Librarian Identity (by TTW Contributor Justin Hoenke)

Early in my career, I made the mistake of mentioning in one of my one of my presentations that I was one of those librarians that didn’t read a lot but somehow got into libraries.  Since then, I don’t think I’ve been able to live that down.  To some, I’ve become “ that teen librarian  who doesn’t read” and to some extent I think that’s hurt me.  I was wrong in saying that I don’t read.  In fact, I read quite a bit:

  • I read the most on my phone (news, gaming, music, sports, RSS feeds)
  • I play video games, all of which either require at least some reading
  • I read two stories to my son every night
  • I currently have one book I am reading on my Kindle

My statement that “I don’t read” was said to grab audience attention.  Maybe it did that at the time, but as I look back at the ramifications of my statement and I wish I hadn’t said that at all.  People now ask me “how can you be an effective teen librarian if you don’t read?”.  The statement that “I don’t read” has also been questioned when it comes to my advocacy for video gaming as literacy.  Saying that “I don’t read” has diluted my message that gaming can be an effective form of literacy.  Why would someone want to listen to someone talk about how much reading is in video games when that someone is also saying “I don’t read” in the same sentence?

This has got me thinking about librarian identity and how we always have to be mindful of what we say and how we present ourselves.  It doesn’t matter if you’ve focused on creating an identity for yourself over a few years because, like the “I don’t read” example above, those little moments can really shape your identity.  Taking the road which shocks someone may get someone’s attention, but is that the kind of attention that you want to remain focused on you?

Recommended reading:
Professionalism Matters in Job Search by Michael Stephens
Piling On on the web by Stephen Abram

Post by Justin Hoenke, Tame the Web Contributor

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5 thoughts on “Librarian Identity (by TTW Contributor Justin Hoenke)”

  1. A couple of years ago I did some staff training on how it’s not that teens don’t read, it’s just that they read differently. I read online a TON. So do my teens. News, blogs, memes – they are all different forms of reading. Plus, I think it is okay to accept that some people will never be readers and that is okay. I am never going to like sports or sea food. The important this is being able to read so that you have that skill when you need it. Plus, 21st century libraries are about more than books and we need to find balance. For the record, you are an amazing librarian doing amazing things and your teens are lucky to have you.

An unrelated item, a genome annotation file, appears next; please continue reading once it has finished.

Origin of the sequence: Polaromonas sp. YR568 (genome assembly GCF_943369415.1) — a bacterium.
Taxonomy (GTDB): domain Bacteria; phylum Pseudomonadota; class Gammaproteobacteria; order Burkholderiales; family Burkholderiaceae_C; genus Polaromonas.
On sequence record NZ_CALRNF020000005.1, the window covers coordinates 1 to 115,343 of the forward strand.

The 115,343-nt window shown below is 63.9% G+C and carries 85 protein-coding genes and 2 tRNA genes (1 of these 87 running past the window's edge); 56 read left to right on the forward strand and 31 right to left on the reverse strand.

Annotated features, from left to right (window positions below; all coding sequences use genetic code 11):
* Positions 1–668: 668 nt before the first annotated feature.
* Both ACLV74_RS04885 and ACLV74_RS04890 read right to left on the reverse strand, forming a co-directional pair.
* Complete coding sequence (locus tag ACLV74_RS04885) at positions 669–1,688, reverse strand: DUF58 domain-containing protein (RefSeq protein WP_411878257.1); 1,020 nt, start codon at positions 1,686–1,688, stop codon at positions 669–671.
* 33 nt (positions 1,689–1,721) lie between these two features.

2. I know exactly what you mean, Justin. I used to say, “I don’t read books” but now I follow it up by mentioning everything else I read: blogs, online and print magazines, and news sites. The truth is that I do read books, but it is in the minority of my overall reading.

  3. Justin, this is such a thoughtful reflection. I confess, I was a little bit of a Judgey McJudgeypants about the not-reading issue, because, well, reading is super-important! I appreciate you clarifying the situation, and as always, I’m deeply impressed with your continuing self-education/exploration/development & commitment to librarianship. I’m proud to call you a colleague & friend!

  4. Karen:
    “News, blogs, memes – they are all different forms of reading”
    -Having grown up in an era where reading graphic novels=the comment “you’re reading junk”, I guess I always had it in my head that reading=books. But I have always read stuff…it just took me a lot longer to realize it!

    Andy:
    “The truth is that I do read books, but it is in the minority of my overall reading.”
    -Exactly! That’s the same with me!

    Sophie: Thank you so very much for reading, commenting, and sticking with my through this never ending journey called life! I too am very proud to call you my colleague & friend.

  5. Here in Australia we’re exploring a National Year of Reading in 2012. It has challenged many of us to think about reading in the broadest possible context so that activities and programs could be really inclusive. There is a wonderful post about “What is Reading?” from the Love2Read Twitter reading group members http://love2read2012.wordpress.com/what-is-reading/ Amy, Cathy and Ellen that is certainly worth a look.

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